New Zealand: Resale Price Maintenance: Per Se Illegal, Or Best Considered Under A "Rule Of Reason"?

Last Updated: 15 October 2007
Article by Andrew Peterson

Introduction

In the recent decision of the Supreme Court of the United States, Leegin Creative Leather Products, Inc v PSKS, Inc.,1 a majority of the Court overruled its decision in Dr Miles,2 a case decided in 1911 which, for almost a century, had established that agreements giving effect to minimum resale price maintenance were per se illegal. Resale price maintenance, or "RPM" as it is usually described, generally arises when a supplier either agrees with a reseller, or induces a reseller, not to resell goods at less than specified minimum prices.

The case is important as it marks a move away from regarding RPM as prohibited regardless of its effect on competition, and now requires vertical price restraints to be judged by a "rule of reason" test involving an assessment of the actual effect of the conduct.

The Leegin case is relevant to New Zealand as section 37(1) of the Commerce Act 1986 provides that RPM is illegal per se - similar to the position which existed in the United States under Dr Miles. While Leegin's direct application may therefore be fettered by the statutory prohibition in the Commerce Act, the decision is nevertheless welcome for two main reasons: first, because it represents a positive development in the understanding of the economic effect and underlying rationale for RPM at a highly influential judicial level, and secondly, because as part of the current review of Part V of the Commerce Act, the Ministry of Economic Development has invited comment on whether the Act should be amended to allow for a clearance process for restrictive trade practices, which would also apply to per se offences such as RPM, effectively allowing RPM to be "cleared" if it did not substantially lessen competition (similar to the approach under a "rule of reason" analysis).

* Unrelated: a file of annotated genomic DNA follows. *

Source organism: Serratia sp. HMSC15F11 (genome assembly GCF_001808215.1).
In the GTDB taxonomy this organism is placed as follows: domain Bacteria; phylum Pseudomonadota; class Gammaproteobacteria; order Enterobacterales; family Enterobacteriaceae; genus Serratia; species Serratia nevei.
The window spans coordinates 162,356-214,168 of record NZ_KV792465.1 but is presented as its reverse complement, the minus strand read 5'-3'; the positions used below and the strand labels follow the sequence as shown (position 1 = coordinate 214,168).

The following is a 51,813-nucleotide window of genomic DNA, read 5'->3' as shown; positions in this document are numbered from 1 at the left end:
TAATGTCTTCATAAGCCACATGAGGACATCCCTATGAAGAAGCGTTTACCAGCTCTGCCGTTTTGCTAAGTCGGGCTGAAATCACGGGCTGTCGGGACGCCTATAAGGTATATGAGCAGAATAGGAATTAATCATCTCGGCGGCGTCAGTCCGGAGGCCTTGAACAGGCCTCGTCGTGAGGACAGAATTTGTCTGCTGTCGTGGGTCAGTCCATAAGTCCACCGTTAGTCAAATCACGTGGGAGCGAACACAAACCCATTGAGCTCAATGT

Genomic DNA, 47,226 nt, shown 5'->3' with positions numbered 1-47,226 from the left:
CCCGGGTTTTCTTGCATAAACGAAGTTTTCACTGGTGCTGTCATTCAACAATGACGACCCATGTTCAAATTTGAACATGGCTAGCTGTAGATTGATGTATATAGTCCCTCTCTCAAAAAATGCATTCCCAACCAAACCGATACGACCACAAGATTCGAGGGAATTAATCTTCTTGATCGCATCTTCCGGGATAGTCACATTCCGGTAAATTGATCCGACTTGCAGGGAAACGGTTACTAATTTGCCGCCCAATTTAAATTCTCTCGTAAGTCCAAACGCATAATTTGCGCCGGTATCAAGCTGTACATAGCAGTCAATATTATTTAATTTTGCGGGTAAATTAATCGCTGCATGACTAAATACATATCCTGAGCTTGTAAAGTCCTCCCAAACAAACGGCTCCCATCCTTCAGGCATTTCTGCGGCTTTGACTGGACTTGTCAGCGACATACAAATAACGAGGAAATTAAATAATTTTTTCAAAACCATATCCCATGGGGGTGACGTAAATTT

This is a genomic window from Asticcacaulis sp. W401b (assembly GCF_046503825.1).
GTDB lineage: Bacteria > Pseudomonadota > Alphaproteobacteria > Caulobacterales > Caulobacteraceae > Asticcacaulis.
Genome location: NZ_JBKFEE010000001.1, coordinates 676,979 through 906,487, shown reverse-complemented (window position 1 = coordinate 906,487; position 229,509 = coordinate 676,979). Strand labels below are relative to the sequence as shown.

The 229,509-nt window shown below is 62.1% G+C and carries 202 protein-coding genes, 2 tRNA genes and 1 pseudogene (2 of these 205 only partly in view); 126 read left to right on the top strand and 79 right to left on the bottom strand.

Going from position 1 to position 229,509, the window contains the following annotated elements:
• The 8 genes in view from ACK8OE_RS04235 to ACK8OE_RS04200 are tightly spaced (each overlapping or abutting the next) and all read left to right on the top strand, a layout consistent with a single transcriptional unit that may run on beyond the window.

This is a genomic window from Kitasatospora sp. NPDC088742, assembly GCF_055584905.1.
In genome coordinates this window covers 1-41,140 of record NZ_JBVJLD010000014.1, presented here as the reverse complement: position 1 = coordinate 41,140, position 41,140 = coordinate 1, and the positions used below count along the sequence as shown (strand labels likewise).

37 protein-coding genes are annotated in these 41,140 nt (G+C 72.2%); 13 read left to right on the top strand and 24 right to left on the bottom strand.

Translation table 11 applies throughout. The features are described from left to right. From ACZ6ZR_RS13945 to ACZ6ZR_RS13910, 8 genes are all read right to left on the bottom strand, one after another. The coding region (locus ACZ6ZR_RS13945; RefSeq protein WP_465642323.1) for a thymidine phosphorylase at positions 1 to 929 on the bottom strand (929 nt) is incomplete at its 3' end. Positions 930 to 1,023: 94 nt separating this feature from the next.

Vertical price maintenance in Leegin

The facts of Leegin are these: Leegin designed, manufactured and sold leather goods to retailers. In 1997 Leegin instituted a retail pricing and promotion policy to sell goods only to speciality stores that offered customers "quality merchandise and a superior service". As part of that policy, Leegin refused to sell to retailers that discounted goods below Leegin's suggested resale prices. Their reasoning was that discounting harmed Leegin's brand image and reputation. When PSKS refused to cease discounting Leegin's products, Leegin refused to continue supplying their products to the store.

In the District Court, PSKS successfully claimed that Leegin had violated the Sherman Act by "entering into agreements with retailers to charge only those prices fixed by Leegin". On appeal, Leegin did not dispute that it had entered into RPM agreements, but contended that a "rule of reason" analysis should apply, and that under this analysis, Leegin's marketing policy had no anti-competitive effects. Leegin argued that it was important to distinguish between restraints with anti-competitive effects that are harmful to consumers and those with procompetitive effects that are in the consumer's best interests (or have no effect on competition).

The Court of Appeals, however, rejected the argument that a rule of reason approach should be adopted, and refused to consider the testimony of Leegin's economic expert (as had the District Court) on the basis that it was bound by Dr Miles, and the per se rule rendered all justifications for RPM irrelevant.